I’ve worked in several towns and cities over the course of my nineteen year career in community development. What is happening now in my beloved Erie, the city “fighting back” with positive messages to the masses via social media, reminds me of some of the past attention the national media placed on one of “my towns”.
My first experience was in Kane, PA, a borough of about 4100 people in the Allegheny National Forest area of McKean County. A bat, specifically the Indiana Bat, apparently made it’s way into the forest causing logging to halt. It was devastating to the community for many logging was their livelihood. The town and surrounding area saw strangers coming in and protesting, chaining themselves to trees, to entrances of businesses in the industry. Tree huggers. It was something to witness. Crazy. The community fought back, t-shirts stating Hug A Logger, You’ll Never Go Back to Trees were created and worn all around. Signs in storefront windows went up with the same message, and others too. Like the one comparing the use of toilet paper and a bat. Eventually the bat issue “went away” and logging in the ANF resumed. And all was right with the world.
The next instance involved chairs and the 4th of July in the borough of Canonsburg. You see the people in that area view the 4th of July holiday like Christmas. Seriously! They have a massive parade that has been tradition for over 50 years. What happens, or happened, days before the parade is the story and one that was picked up by the Associated Press. You see, folks would claim their parade watching spot by placing chairs along the route days before the 4th. This was also tradition. Many have been claiming the same spot for years. So we thought, let’s have some fun with this. We created a contest and asked folks to decorate their chairs. It was awesome! Really! People got so creative! Oh, and I might mention the grand marshal of the parade that year was Canonsburg’s own Bobby Vinton. The Polish Prince. So fun! Anyway, our story of chairs went vital, the AP featured images on their website for days leading up to the holiday. The parade went off without a hitch, and all was right with the world. Until the powers that be decided the chairs, which had been placed days prior to the parade for YEARS, was now a hazard. I mean, we even had Chair Watch – documenting the day the first chair was placed! The borough was not going to allow this tradition to continue. A Save The Chairs campaign started, a facebook page was created, people showed up at the borough council meetings with chairs and signs in protest to allow their long standing tradition to continue. Unfortunately, the community lost that battle. However the 4th of July celebration continues in Canonsburg as it always will. Just not with chairs lining the parade route days before. You win some, you loose some.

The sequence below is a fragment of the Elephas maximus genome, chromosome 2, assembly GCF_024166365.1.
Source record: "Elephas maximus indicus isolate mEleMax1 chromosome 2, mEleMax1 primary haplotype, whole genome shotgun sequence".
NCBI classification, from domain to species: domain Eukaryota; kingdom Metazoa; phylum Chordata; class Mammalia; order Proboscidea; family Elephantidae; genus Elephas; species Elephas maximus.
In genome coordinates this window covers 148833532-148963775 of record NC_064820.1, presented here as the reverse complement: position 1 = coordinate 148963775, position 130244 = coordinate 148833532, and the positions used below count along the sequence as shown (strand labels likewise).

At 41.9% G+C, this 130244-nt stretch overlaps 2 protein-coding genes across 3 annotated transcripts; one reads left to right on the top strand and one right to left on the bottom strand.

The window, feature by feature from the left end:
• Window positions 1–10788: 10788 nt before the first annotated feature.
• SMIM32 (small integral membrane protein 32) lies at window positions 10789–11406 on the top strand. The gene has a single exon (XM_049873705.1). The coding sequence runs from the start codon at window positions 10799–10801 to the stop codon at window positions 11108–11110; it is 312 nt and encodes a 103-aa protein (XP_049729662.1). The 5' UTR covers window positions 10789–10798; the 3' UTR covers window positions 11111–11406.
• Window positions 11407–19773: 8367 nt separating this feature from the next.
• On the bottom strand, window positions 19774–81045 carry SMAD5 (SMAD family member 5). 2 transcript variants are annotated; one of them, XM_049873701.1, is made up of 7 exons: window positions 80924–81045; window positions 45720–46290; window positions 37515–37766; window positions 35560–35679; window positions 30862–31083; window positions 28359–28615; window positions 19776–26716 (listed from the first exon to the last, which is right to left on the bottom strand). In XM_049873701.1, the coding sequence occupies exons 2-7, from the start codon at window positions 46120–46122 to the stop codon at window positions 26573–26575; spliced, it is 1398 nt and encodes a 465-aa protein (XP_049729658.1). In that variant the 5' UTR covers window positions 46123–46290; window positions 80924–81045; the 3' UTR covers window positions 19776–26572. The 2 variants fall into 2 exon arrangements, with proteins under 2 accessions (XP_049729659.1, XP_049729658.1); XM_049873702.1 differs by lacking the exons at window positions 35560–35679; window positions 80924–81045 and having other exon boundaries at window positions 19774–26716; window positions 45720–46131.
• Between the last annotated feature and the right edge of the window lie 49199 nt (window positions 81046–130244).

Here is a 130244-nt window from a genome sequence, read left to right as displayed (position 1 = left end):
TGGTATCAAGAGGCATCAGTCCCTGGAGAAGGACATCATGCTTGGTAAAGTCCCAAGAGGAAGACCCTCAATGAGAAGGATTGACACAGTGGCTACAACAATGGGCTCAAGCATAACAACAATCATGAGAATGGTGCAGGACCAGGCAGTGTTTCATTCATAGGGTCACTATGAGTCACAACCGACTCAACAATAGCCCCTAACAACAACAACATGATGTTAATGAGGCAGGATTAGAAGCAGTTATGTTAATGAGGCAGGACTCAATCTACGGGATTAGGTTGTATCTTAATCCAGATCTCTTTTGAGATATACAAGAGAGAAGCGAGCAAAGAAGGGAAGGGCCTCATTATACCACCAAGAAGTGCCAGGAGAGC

So now, here we are in Erie, PA getting the attention of mass media because of the Presidential election results. And Erie County turning “red”. We are being followed for the President’s stance on the economy, and what that will mean not only to the nation but our region. The images that have been shared on national television and via the internet are probably some of the worst images of our community. What we are saying now with #MyErie is there is SO much beauty here. There is promise. There is development. There is investment. Please share THAT story of our fine city with the world. Yes, we have issues. Yes, we have problems. We are not blind to that. And not everyone will agree with me. BUT I choose to focus on the positive. If everyone focused on the negative all the freakin time, what a sad sad place it would be, right??? So I’m asking you #MyErie friends, to keep the campaign going. We have their attention. Show the world why this place is your home. Tweet it, post it on FB. Use the hashtag #MyErie and tag @cbsnews and @jamieyuccus.
I will proudly wear the shirt. I am a proud resident of #MyErie. Stay tuned.